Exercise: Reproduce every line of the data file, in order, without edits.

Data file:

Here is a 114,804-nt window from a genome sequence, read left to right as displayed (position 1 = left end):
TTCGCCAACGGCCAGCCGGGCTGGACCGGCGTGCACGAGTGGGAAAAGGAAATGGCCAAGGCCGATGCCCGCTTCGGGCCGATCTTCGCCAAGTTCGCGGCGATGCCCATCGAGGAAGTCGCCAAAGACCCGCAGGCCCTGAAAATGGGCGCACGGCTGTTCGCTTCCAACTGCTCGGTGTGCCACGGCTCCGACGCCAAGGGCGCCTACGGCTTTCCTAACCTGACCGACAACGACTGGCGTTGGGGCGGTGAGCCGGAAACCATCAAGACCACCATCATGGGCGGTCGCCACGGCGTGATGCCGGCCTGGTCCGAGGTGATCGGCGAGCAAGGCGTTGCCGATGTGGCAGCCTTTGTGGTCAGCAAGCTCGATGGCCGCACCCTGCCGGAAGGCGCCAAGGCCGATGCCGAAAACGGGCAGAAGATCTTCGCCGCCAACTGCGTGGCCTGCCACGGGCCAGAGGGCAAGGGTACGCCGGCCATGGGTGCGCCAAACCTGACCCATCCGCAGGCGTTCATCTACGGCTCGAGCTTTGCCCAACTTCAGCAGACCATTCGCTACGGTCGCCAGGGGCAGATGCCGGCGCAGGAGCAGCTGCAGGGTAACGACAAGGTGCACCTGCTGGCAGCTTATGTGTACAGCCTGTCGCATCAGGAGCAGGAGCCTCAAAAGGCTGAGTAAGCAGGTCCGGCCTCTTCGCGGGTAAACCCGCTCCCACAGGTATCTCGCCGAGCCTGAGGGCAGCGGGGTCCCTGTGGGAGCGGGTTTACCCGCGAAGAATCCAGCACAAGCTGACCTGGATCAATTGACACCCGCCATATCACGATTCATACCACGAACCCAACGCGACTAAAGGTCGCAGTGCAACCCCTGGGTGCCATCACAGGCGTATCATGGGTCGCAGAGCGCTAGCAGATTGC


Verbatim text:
Here is a 114,804-nt window from a genome sequence, read left to right as displayed (position 1 = left end):
TTCGCCAACGGCCAGCCGGGCTGGACCGGCGTGCACGAGTGGGAAAAGGAAATGGCCAAGGCCGATGCCCGCTTCGGGCCGATCTTCGCCAAGTTCGCGGCGATGCCCATCGAGGAAGTCGCCAAAGACCCGCAGGCCCTGAAAATGGGCGCACGGCTGTTCGCTTCCAACTGCTCGGTGTGCCACGGCTCCGACGCCAAGGGCGCCTACGGCTTTCCTAACCTGACCGACAACGACTGGCGTTGGGGCGGTGAGCCGGAAACCATCAAGACCACCATCATGGGCGGTCGCCACGGCGTGATGCCGGCCTGGTCCGAGGTGATCGGCGAGCAAGGCGTTGCCGATGTGGCAGCCTTTGTGGTCAGCAAGCTCGATGGCCGCACCCTGCCGGAAGGCGCCAAGGCCGATGCCGAAAACGGGCAGAAGATCTTCGCCGCCAACTGCGTGGCCTGCCACGGGCCAGAGGGCAAGGGTACGCCGGCCATGGGTGCGCCAAACCTGACCCATCCGCAGGCGTTCATCTACGGCTCGAGCTTTGCCCAACTTCAGCAGACCATTCGCTACGGTCGCCAGGGGCAGATGCCGGCGCAGGAGCAGCTGCAGGGTAACGACAAGGTGCACCTGCTGGCAGCTTATGTGTACAGCCTGTCGCATCAGGAGCAGGAGCCTCAAAAGGCTGAGTAAGCAGGTCCGGCCTCTTCGCGGGTAAACCCGCTCCCACAGGTATCTCGCCGAGCCTGAGGGCAGCGGGGTCCCTGTGGGAGCGGGTTTACCCGCGAAGAATCCAGCACAAGCTGACCTGGATCAATTGACACCCGCCATATCACGATTCATACCACGAACCCAACGCGACTAAAGGTCGCAGTGCAACCCCTGGGTGCCATCACAGGCGTATCATGGGTCGCAGAGCGCTAGCAGATTGC